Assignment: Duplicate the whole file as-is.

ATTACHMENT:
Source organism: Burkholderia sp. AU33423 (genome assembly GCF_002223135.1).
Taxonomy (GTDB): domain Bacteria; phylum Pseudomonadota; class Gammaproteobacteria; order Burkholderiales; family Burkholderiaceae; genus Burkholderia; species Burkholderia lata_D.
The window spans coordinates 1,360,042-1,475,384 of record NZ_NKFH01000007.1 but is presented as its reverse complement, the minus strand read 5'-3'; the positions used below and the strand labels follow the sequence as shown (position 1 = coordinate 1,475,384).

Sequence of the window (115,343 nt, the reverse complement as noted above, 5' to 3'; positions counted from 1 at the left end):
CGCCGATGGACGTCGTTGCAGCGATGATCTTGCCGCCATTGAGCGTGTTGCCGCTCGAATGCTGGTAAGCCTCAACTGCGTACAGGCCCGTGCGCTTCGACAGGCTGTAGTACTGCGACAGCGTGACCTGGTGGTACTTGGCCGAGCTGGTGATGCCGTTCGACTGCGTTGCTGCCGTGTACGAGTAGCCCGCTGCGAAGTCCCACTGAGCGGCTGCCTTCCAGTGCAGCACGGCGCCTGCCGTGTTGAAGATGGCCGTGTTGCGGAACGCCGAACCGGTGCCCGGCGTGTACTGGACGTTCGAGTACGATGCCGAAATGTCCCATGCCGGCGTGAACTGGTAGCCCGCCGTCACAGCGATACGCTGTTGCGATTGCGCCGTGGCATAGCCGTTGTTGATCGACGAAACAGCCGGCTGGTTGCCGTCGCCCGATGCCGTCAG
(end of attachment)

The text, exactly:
Source organism: Burkholderia sp. AU33423 (genome assembly GCF_002223135.1).
Taxonomy (GTDB): domain Bacteria; phylum Pseudomonadota; class Gammaproteobacteria; order Burkholderiales; family Burkholderiaceae; genus Burkholderia; species Burkholderia lata_D.
The window spans coordinates 1,360,042-1,475,384 of record NZ_NKFH01000007.1 but is presented as its reverse complement, the minus strand read 5'-3'; the positions used below and the strand labels follow the sequence as shown (position 1 = coordinate 1,475,384).

Sequence of the window (115,343 nt, the reverse complement as noted above, 5' to 3'; positions counted from 1 at the left end):
CGCCGATGGACGTCGTTGCAGCGATGATCTTGCCGCCATTGAGCGTGTTGCCGCTCGAATGCTGGTAAGCCTCAACTGCGTACAGGCCCGTGCGCTTCGACAGGCTGTAGTACTGCGACAGCGTGACCTGGTGGTACTTGGCCGAGCTGGTGATGCCGTTCGACTGCGTTGCTGCCGTGTACGAGTAGCCCGCTGCGAAGTCCCACTGAGCGGCTGCCTTCCAGTGCAGCACGGCGCCTGCCGTGTTGAAGATGGCCGTGTTGCGGAACGCCGAACCGGTGCCCGGCGTGTACTGGACGTTCGAGTACGATGCCGAAATGTCCCATGCCGGCGTGAACTGGTAGCCCGCCGTCACAGCGATACGCTGTTGCGATTGCGCCGTGGCATAGCCGTTGTTGATCGACGAAACAGCCGGCTGGTTGCCGTCGCCCGATGCCGTCAG